This is Angela Piva


Angela Piva was at a holiday party many years before Covid was ever a thing. This holiday party was a who’s who of audio royalty. A circle Angela was privy to, but yet… at the end of the night, someone decides to take a group photo – a photo of all the engineers. As she walks up, someone jokes “hey, no wives!” Someone comes to defend her, “She’s an engineer!” The echo reverberated in slow motion throughout the room. “I started laughing, because, you know, you have to laugh at those things because you can’t get mad, you can’t get upset… not cry…Like, Oh my God, I can’t believe this is happening. [My friend] pushes me up there and I’m like, going up there anyway.”

AES Heroes Dinner


Today, I reiterate the importance of knowing the women who came before you. And so I’m dedicating this blog to the one and only Angela Piva. You may have heard of her. You may not have. But I guarantee you’ve heard some of her work. Her credits span from Michael Jackson, Run DMC, and Naughty By Nature, to Color Me Badd, Mary J. Blige, Ronnie Spector, and more. She broke into the business at a time when you really just didn’t see women in the game. So here’s (some of) her story.

When Angela walked into Berklee College of Music, the program was just getting started. In 1982, the school had this fancy new Mac Plus and had invested in state-of-the-art gear. She started college young and had a particular interest in synthesis but was also open to trying lots of different things. “I was like, well, let me try this and see what happens because I have plenty of time to change gears and maybe do something else. But if I don’t try it, I’ll never know, you know?” And so Angela set herself apart. She landed a job as a work-study overseeing the recording studio and then quickly got an internship at Mission Control in Boston, a studio owned by Michael Johnson and Maurice Starr. Yes, the producers for New Kids on the Block. This studio had an SSL console, which at the time was a big deal, and Angela got to learn the ropes.

These ropes would eventually lead her to Unique recording in NYC. Unique Recording Studio was a five-room studio in Times Square that ran from about 1978 to 2004. Anyone from Madonna to 2pac to Quincy Jones could be found there on any given day. It was owned by a married couple, Bobby and Joanne Nathan, and Angela says having a woman co-founder really made a difference. She says, “They were very open. There was no discrimination of any kind, you know, whereas there was at other studios and that was blatant at that time. I mean, there was one studio manager that literally told me to my face he would never hire a woman.”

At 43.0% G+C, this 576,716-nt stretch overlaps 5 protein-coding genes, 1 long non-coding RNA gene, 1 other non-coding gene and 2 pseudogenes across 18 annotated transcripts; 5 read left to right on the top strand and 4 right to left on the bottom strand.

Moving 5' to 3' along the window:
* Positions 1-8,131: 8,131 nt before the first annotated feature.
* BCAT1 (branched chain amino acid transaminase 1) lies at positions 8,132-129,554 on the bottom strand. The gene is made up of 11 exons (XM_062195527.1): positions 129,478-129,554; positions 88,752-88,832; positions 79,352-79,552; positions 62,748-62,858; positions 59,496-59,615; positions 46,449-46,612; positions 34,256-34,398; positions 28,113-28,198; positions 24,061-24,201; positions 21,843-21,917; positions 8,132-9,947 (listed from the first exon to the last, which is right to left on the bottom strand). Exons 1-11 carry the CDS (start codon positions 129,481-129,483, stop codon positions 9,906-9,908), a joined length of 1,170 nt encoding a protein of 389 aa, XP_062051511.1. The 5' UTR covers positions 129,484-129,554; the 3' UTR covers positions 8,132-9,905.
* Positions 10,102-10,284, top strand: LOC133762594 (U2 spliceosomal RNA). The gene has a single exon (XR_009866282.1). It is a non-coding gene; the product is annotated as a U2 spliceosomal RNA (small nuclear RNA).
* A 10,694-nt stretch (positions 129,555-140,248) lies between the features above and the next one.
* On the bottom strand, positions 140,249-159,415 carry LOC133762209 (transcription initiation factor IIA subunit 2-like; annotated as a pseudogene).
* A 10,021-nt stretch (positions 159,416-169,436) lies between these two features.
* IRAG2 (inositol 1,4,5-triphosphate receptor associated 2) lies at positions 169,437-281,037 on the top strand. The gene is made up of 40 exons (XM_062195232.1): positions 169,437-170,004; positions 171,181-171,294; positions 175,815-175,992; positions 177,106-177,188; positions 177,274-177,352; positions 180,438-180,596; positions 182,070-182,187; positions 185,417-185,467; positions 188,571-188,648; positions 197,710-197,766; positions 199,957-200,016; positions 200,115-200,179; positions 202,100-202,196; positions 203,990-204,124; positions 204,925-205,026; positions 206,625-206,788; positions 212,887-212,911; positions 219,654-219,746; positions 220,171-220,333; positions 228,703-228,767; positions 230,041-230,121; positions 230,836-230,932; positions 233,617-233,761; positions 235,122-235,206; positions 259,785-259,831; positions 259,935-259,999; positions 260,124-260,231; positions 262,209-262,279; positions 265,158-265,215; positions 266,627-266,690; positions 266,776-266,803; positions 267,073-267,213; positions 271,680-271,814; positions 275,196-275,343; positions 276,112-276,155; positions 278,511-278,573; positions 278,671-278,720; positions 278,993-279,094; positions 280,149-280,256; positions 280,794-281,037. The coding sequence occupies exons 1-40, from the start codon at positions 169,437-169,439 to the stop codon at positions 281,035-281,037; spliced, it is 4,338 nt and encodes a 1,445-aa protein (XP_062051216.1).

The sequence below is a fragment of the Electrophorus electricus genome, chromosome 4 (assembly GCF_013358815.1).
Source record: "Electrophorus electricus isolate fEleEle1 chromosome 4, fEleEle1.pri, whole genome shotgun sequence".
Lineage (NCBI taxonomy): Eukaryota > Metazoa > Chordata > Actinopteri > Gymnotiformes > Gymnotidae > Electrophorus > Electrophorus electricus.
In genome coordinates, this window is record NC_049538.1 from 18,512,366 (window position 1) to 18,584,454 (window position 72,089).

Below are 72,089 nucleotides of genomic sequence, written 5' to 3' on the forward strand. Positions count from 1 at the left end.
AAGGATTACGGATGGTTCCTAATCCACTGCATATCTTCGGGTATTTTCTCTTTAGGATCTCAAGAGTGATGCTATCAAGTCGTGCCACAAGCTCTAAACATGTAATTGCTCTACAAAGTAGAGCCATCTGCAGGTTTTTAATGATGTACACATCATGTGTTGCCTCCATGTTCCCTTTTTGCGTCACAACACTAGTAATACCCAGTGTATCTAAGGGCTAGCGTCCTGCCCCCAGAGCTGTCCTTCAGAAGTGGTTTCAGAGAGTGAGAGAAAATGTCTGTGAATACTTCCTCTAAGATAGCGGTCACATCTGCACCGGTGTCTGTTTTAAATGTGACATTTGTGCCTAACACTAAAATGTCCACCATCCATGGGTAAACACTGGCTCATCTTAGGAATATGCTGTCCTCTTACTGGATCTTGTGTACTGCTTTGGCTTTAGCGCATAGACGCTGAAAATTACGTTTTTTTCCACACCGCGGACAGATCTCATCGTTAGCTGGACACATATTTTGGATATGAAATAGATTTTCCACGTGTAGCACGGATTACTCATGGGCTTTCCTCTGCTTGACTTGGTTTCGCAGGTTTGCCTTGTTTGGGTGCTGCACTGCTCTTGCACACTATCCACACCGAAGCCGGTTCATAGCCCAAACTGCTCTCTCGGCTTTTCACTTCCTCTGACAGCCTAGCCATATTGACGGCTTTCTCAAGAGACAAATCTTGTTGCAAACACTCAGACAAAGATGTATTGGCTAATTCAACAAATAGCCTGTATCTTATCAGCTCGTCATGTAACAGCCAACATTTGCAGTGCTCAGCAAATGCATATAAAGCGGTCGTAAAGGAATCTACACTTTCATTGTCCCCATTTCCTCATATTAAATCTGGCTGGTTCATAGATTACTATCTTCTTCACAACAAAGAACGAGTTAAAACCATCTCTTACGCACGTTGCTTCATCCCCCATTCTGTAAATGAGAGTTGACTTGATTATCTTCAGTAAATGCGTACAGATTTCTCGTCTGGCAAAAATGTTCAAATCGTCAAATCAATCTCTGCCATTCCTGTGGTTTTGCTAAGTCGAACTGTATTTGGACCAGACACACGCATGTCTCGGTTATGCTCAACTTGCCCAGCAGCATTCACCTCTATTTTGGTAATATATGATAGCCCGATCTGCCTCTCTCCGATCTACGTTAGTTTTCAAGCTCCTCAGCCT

Angela quickly moved up to assistant engineer. Since Unique was a 24-hour facility, she found it was a good training ground for an engineer. “You got tons of experience nonstop and the number of sessions I was on just as an assistant with well-known people, artists, and session musicians. It was so not just learning about technology, but the art of recording production. And it really trained me to be a good vocal coach for a lot of the sessions,” says Angela.

Unique’s specialty was MIDI equipment and programming. This is where Angela carved out her niche and became an asset. “I really worked my way in as an engineer through synth and MIDI programming, so we didn’t have the kind of libraries, etc. that you have nowadays…we would sample. We had drum machines and things; we used the 808, 909, you know, Kurzweil and other things. But you know, I was always working on it and synth patches. So a lot of clients had to try to hire two people. So by doing those two jobs, which I loved anyway… creating my own library and being valuable in that way too, is how I worked my way in.”

In the beginning, she assisted a lot of the big sessions, but as she says when you’re just starting out, you don’t get the top of the line. This changed over time. She developed a reputation for her programming and engineering abilities. She did a lot of indie records and one of her first radio-friendly records was with Heavy D, Somebody for Me. This then landed her a session with a little-known group at the time, Naughty by Nature who we all know would become a Grammy Award-winning hip hop trio. “They liked the work that I did with Heavy D a lot, and so they met with me and they played me some of their stuff. So I ended up engineering their first record, and O.P.P.,” says Piva.